United States of America, Plaintiff-appellee, v. Anthony Agulto Ascura, Defendant-appellant, 134 F.3d 379 (9th Cir. 1998)

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U.S. Court of Appeals for the Ninth Circuit - 134 F.3d 379 (9th Cir. 1998)

Jan. 23, 1998. Submitted Sep. 8, 1997. **

Before HALL, BRUNETTI, and THOMAS, Circuit Judges.


The memorandum disposition filed on September 12, 1997 is withdrawn. The following memorandum is filed. The petition for rehearing is DENIED.


Anthony Agulto Ascura appeals his guilty plea conviction and 235-month sentence for conspiracy to import methamphetamine and heroin, and attempted possession of methamphetamine and heroin with intent to distribute. We have jurisdiction under 28 U.S.C. § 1291, and affirm.

Ascura contends that the district court abused its discretion by denying Ascura's motion to withdraw his guilty plea. This contention lacks merit.

We review the denial of a motion to withdraw a guilty plea for abuse of discretion. See United States v. Rubalcaba, 811 F.2d 491, 492 (9th Cir. 1993). Withdrawal of a plea of guilty may be permitted "upon a showing by the defendant of any fair and just reason." Fed. R. Crim. P. 32(d). A "fair and just reason" has been defined as "unfairly obtained or given through ignorance, fear or inadvertence." See Rubalcaba, 811 F.2d at 492-93 (citation omitted). Statements made during the plea hearing are entitled to a strong presumption of veracity in later attacks on the plea. See United States v. Anderson, 993 F.2d 1435, 1438 (9th Cir. 1993); United States v. Mims, 928 F.2d 310, 313 (9th Cir. 1991).

Ascura argues that he should have been permitted to withdraw his guilty plea because he believed that he had an absolute right to withdraw his plea before the district court accepted the plea agreement. The record belies this assertion. At the change of plea hearing, the following colloquy occurred:

[DEFENSE COUNSEL]: Once the Court accepts his plea agreement, and even after the PSI and before he is sentenced, then he will not be able to withdraw it.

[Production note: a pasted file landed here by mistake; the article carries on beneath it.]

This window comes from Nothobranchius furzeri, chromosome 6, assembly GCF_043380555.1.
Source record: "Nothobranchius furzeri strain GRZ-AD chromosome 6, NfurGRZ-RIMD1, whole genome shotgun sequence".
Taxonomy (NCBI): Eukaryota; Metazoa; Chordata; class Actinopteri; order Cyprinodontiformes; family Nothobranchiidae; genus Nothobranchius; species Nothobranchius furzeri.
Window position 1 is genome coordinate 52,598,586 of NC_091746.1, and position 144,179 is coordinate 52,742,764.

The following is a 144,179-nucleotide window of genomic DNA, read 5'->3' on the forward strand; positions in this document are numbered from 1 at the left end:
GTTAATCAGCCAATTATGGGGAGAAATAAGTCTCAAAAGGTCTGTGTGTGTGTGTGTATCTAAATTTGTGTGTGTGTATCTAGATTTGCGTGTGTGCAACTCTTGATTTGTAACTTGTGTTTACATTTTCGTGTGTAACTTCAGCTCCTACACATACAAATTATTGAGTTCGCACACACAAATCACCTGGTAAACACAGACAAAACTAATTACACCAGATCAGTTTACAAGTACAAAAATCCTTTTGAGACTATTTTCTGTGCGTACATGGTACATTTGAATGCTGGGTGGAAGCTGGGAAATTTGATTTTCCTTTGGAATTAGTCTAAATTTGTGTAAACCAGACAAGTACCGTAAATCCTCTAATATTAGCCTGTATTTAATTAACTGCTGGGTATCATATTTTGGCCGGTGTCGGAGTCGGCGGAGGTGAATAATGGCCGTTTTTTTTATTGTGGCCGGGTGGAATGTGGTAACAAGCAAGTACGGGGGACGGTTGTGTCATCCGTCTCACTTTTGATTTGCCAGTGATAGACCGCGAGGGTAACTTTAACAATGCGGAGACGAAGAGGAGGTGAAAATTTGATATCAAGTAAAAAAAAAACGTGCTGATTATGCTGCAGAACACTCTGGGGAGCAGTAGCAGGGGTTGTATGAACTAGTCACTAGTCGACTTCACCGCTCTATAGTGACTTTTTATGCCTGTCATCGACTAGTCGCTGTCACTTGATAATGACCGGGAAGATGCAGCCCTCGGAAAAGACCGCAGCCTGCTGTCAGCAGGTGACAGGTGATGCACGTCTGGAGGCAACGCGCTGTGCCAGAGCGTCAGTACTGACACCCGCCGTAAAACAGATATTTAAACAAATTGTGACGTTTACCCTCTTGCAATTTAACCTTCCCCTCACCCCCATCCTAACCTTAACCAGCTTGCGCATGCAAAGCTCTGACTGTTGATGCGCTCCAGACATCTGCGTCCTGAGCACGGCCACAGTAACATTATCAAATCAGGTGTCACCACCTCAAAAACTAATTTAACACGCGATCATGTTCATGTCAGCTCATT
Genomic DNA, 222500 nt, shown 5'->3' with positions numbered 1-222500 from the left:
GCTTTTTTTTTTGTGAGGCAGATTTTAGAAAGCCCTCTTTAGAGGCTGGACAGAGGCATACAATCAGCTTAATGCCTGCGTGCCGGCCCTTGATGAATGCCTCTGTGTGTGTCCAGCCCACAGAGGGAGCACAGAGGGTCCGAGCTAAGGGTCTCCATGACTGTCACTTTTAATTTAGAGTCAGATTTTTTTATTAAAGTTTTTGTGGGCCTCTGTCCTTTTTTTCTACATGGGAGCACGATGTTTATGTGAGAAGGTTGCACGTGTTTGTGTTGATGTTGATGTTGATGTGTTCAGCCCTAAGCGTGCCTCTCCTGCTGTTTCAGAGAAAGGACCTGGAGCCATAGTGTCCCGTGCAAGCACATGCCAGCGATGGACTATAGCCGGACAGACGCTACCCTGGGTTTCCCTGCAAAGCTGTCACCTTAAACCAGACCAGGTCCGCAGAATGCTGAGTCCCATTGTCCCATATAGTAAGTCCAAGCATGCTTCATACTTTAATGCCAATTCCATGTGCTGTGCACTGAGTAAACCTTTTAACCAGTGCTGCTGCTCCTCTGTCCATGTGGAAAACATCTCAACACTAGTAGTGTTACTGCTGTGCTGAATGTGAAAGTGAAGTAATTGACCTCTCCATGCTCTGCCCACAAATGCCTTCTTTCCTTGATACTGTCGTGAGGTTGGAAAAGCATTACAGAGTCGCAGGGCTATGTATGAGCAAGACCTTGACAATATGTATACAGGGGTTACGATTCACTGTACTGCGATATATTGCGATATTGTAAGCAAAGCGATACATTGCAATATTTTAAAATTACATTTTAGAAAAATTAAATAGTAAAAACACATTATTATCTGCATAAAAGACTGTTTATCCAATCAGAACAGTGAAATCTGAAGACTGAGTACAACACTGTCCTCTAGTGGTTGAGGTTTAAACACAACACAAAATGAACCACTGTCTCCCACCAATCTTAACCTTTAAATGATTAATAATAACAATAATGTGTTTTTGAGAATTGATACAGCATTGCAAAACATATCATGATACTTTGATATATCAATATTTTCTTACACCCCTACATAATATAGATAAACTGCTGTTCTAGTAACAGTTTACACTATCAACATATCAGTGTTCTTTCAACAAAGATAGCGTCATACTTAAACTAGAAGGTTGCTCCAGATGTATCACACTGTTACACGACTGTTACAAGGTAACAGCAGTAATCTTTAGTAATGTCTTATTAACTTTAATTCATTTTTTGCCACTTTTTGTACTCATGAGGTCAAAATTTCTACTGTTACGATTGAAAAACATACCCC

THE COURT: Do you understand that, Mr. Ascura? If the Government and the Court accepts this agreement, and its a binding contract--

THE DEFENDANT: Yes, Your Honor.

THE COURT:--and if you find out later that the sentence is going to be more than you hoped it would be, that you can't change your mind and say, well, I've decided I want a trial after all?

THE DEFENDANT: Yes, Your Honor.

THE COURT: I just want to make sure that you understand, because you realize that when you enter into a guilty plea you give up alot of rights.... Do you understand that?

THE DEFENDANT: Yes, Your Honor.

The district court then accepted the plea agreement.1  Under these circumstances, the district court did not abuse its discretion by denying Ascura's motion to withdraw his guilty plea. See Fed. R. Crim. P. 32(d); Rubalcaba, 811 F.2d at 492-93



The panel unanimously finds this case suitable for decision without oral argument. See Fed. R. App. P. 34(a); 9th Cir. R. 34-4


This disposition is not appropriate for publication and may not be cited to or by the courts of this circuit except as provided by 9th Cir. R. 36-3


We reject Ascura's argument that the district court accepted the plea but deferred accepting the plea agreement at the February 15, 1996 hearing. The record supports the district court's finding that "in this case [the court] did accept both the plea and the plea agreement at the February 15, 1996 Rule 11 Hearing." Because the district court accepted both the plea and plea agreement, United States v. Hyde, 93 F.3d 779 (9th Cir. 1996) is not applicable to this case, and thus, we also reject Ascura's contention that his plea violated due process